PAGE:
There is no doubt that the darkness of the so called middle ages has been greatly exaggerated. There is a tendency in our western society to put religion and science on collision courses. The reasons are manyfold, but one is that the scientific research sometimes challenges the myths of a religion. This is not the purpose of science, it is just something that happens, because some parts of religious world view come as a tradition from people who did not have later discovered scientific knowledge. Most major religions in the world have embraced the scientific world view, wich has removed some absolute religious “everybody knows” stuff to be seen more as metaphors. For example the creation myths. This shows that religions and science are not automatically set against each other, but because this sort of shift brings more shades of gray to the pallet, some modern religious people have gone to dismiss scientific research results as “just a theory”. Then there are the atheists, who are a minority in any given society and you have fanatics among them just like there are fanatics among religious people. What is common to fanaticism, is that usually it is based on minimum amount of information.

    Religions are human organizations and bigger an organization grows, the more likely it is all about power. It is individuals who decide wether they use that power for altruistic, or for selfish purposes. If scientific research challenges fundamental “truths” given by the authorities of an organization, often the authorities see this as an attack against that authority. The reaction may be to assimilate the new information, or to counter attack that research or researcher. History of religion is full of examples of both models of behaviour. Even in the middle ages.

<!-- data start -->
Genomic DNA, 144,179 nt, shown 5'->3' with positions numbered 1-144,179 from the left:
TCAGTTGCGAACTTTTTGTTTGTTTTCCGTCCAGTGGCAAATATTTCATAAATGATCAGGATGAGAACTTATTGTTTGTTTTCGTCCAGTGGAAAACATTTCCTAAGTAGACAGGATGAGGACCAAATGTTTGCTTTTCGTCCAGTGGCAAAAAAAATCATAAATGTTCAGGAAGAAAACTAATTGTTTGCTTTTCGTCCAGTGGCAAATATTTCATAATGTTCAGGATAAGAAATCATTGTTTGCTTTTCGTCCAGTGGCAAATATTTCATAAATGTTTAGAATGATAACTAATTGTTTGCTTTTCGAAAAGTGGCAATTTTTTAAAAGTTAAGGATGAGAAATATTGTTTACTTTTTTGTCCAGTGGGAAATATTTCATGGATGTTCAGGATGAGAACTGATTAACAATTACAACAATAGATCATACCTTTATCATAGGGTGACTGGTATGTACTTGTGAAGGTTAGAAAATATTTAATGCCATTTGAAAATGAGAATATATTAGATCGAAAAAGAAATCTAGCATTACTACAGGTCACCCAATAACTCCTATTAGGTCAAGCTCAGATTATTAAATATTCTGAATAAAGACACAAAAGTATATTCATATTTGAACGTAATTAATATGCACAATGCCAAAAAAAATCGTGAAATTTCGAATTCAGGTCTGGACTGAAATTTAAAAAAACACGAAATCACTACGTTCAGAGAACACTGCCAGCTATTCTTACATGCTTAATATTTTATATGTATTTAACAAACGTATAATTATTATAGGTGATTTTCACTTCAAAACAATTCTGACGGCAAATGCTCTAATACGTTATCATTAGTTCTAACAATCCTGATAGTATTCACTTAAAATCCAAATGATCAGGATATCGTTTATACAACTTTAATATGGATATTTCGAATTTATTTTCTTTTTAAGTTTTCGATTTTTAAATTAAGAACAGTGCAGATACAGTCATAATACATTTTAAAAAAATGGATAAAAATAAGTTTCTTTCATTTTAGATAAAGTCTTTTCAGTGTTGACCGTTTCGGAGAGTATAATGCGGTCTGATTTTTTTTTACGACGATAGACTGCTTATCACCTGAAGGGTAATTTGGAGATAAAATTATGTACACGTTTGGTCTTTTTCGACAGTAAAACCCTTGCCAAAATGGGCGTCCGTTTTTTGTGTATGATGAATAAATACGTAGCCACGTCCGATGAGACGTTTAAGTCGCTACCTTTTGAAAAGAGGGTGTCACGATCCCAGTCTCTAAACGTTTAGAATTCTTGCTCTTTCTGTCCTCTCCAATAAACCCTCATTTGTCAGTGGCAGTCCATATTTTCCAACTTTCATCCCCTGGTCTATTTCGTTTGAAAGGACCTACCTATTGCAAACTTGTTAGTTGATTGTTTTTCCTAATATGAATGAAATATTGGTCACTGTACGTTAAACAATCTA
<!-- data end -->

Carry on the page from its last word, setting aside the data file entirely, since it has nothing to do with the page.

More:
In my opinion the church and religious fanatics are not allways the same, but sometimes they are. My comment about Hypatia was based on a radio show I heard ages ago, in which a historian (whose name I have long forgotten) told about a research of Hypatia’s life. I was convinced then, by that researcher, that she was indeed killed by religious fanatics because of her scientific work. Have I misunderstood that event?

    The link graciously provided by Lady of Winchester to the Blog of Tim ONeill did not let me enter. Maybe one of you would be so kind as to help me to read it. I am very interrested in the subject and what Tim ONeill has written about it. Historian or not.

    As for the record, I am not a Historian myself. I have studied archaeology in the Helsinki university years ago, so the scientific methodology and integrity are familiar concepts to me. However, I am just a nother blogger, to whom medieval times are a passion of sorts.